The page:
More recently, the same lab, still funded 100% by the French government, found how to count photons, without destroying them (that was also rewarded with a Nobel). Nothing that interests private, for profit entrepreneurs, today, but, no doubt, one of the pillars of the future sci-fi economy.

Economics will continue to be dismal as long as we don’t focus on the scientific understanding of growth and innovation.

Imperial Rome went down because of a deliberate effort against elite innovation; leaving the field to be dominated by simple generals such as Diocletian… Instead of the top-notch intellectuals the best regimes throughout history surrounded themselves with.

In physics one studies, to start with, friction-less trains of mass zero, to teach basic dynamics. Similarly fans of economic theory as taught in USA schools say that economics is like other sciences: economics starts with simplified, basic formulas.

They opine that basic market theory assumes that goods are available as needed to be purchased by consumers with “perfect knowledge.” As one advances to higher-level classes, one learns the corrections for effect of advertising, imperfect knowledge, and externalities such as polluting air and water.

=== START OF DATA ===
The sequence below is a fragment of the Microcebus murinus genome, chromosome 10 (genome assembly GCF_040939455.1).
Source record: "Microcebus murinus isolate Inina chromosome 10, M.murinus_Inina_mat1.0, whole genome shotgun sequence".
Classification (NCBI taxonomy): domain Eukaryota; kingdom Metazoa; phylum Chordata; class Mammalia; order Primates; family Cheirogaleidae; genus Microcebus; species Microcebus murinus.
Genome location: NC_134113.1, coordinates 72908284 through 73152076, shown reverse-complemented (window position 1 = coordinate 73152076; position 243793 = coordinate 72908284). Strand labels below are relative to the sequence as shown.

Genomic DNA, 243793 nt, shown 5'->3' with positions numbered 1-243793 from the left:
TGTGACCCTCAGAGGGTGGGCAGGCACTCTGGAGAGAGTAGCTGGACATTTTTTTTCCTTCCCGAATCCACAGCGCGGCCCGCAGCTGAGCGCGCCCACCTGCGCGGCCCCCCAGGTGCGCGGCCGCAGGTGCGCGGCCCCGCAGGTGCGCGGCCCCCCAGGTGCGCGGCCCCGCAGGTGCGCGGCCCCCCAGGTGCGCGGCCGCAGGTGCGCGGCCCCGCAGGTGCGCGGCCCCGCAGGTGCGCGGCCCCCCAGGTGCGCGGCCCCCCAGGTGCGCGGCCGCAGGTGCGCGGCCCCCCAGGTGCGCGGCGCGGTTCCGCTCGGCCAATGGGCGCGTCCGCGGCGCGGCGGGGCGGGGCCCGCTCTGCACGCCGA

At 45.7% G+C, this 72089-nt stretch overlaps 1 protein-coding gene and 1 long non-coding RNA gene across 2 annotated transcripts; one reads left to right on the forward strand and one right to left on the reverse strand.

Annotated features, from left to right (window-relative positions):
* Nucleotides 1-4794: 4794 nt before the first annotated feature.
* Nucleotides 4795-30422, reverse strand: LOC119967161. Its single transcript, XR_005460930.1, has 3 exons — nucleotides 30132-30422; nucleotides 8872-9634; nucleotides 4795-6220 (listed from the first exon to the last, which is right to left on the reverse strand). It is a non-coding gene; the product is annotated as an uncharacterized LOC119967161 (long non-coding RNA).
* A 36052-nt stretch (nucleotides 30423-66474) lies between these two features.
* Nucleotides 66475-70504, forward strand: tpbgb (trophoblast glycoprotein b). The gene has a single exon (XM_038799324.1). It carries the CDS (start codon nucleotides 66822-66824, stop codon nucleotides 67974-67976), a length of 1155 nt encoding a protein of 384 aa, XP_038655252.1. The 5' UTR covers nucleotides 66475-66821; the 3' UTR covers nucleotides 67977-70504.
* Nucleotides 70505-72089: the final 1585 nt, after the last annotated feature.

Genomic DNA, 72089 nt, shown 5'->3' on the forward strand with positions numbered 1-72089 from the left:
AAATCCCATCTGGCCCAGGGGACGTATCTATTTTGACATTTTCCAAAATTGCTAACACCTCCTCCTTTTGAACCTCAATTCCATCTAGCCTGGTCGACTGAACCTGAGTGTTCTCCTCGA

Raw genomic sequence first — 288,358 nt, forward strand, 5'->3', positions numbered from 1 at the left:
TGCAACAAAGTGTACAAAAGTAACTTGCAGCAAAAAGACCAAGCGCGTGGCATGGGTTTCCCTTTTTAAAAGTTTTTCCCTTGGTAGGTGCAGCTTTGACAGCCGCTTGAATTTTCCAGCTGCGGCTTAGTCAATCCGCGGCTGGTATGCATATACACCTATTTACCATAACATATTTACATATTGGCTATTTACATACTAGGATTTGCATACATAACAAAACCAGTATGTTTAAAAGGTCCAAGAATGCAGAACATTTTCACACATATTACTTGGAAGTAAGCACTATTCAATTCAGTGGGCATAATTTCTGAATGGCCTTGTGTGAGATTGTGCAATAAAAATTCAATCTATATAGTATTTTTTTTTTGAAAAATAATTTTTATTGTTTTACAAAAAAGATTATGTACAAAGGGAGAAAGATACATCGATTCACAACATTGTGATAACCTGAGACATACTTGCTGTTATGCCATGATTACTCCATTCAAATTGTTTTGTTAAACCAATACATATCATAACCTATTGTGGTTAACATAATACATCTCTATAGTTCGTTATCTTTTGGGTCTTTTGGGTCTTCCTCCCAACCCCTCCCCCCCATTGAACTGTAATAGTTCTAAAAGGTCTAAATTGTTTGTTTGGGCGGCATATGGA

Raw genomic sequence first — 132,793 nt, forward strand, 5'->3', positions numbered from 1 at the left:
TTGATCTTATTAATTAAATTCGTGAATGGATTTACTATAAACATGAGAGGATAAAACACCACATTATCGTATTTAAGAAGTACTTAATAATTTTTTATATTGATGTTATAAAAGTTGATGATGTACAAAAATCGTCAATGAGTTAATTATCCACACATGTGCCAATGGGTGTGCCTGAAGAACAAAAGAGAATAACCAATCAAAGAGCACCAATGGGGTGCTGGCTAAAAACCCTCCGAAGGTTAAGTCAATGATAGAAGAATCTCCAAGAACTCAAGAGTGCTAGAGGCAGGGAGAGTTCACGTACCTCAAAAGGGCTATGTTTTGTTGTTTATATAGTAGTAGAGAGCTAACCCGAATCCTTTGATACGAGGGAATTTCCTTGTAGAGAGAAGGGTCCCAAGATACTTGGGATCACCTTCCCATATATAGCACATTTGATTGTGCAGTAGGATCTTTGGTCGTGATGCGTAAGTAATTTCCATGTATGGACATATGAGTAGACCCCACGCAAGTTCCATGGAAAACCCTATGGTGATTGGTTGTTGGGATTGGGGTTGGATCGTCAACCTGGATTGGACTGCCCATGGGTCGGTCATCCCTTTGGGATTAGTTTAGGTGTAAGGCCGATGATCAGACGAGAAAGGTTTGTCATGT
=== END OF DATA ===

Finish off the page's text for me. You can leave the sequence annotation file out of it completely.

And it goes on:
Nice. And that’s indeed what is taught as “economics” in the USA and all and any organization that advocates the economic system thriving in the USA (complete with a for-profit, “marketplace“, Obamacare).

But this is all wrong.

Reducing economics to the market’s inner guts, assumes a plutophile vision of economics. It assumes that economics is all about, and only about, the “free market”. But there is no such a thing. A market is never “free”. What looks “free” is actually government regulated. Even ‘deregulation’ is government regulated.